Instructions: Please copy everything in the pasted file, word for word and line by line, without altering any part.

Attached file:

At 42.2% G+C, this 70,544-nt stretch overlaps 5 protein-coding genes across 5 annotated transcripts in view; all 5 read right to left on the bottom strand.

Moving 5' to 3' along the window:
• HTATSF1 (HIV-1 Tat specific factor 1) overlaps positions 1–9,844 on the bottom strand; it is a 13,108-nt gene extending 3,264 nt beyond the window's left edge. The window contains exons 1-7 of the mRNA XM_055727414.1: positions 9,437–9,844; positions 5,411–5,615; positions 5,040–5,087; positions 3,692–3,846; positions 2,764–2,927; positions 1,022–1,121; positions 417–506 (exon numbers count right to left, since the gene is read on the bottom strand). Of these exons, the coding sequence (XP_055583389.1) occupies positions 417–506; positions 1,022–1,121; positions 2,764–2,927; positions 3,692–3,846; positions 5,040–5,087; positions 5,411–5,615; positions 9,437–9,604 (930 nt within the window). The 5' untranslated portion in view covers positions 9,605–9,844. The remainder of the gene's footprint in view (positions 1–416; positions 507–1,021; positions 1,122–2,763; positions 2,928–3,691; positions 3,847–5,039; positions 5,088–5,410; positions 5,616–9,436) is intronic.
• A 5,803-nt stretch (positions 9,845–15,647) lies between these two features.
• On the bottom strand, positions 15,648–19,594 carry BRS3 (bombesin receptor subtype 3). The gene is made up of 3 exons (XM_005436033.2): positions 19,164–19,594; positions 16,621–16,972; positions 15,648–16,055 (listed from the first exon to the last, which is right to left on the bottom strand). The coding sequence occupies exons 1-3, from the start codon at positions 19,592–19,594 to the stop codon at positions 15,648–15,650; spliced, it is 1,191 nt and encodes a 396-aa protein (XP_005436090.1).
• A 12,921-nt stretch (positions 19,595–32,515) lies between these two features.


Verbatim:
At 42.2% G+C, this 70,544-nt stretch overlaps 5 protein-coding genes across 5 annotated transcripts in view; all 5 read right to left on the bottom strand.

Moving 5' to 3' along the window:
• HTATSF1 (HIV-1 Tat specific factor 1) overlaps positions 1–9,844 on the bottom strand; it is a 13,108-nt gene extending 3,264 nt beyond the window's left edge. The window contains exons 1-7 of the mRNA XM_055727414.1: positions 9,437–9,844; positions 5,411–5,615; positions 5,040–5,087; positions 3,692–3,846; positions 2,764–2,927; positions 1,022–1,121; positions 417–506 (exon numbers count right to left, since the gene is read on the bottom strand). Of these exons, the coding sequence (XP_055583389.1) occupies positions 417–506; positions 1,022–1,121; positions 2,764–2,927; positions 3,692–3,846; positions 5,040–5,087; positions 5,411–5,615; positions 9,437–9,604 (930 nt within the window). The 5' untranslated portion in view covers positions 9,605–9,844. The remainder of the gene's footprint in view (positions 1–416; positions 507–1,021; positions 1,122–2,763; positions 2,928–3,691; positions 3,847–5,039; positions 5,088–5,410; positions 5,616–9,436) is intronic.
• A 5,803-nt stretch (positions 9,845–15,647) lies between these two features.
• On the bottom strand, positions 15,648–19,594 carry BRS3 (bombesin receptor subtype 3). The gene is made up of 3 exons (XM_005436033.2): positions 19,164–19,594; positions 16,621–16,972; positions 15,648–16,055 (listed from the first exon to the last, which is right to left on the bottom strand). The coding sequence occupies exons 1-3, from the start codon at positions 19,592–19,594 to the stop codon at positions 15,648–15,650; spliced, it is 1,191 nt and encodes a 396-aa protein (XP_005436090.1).
• A 12,921-nt stretch (positions 19,595–32,515) lies between these two features.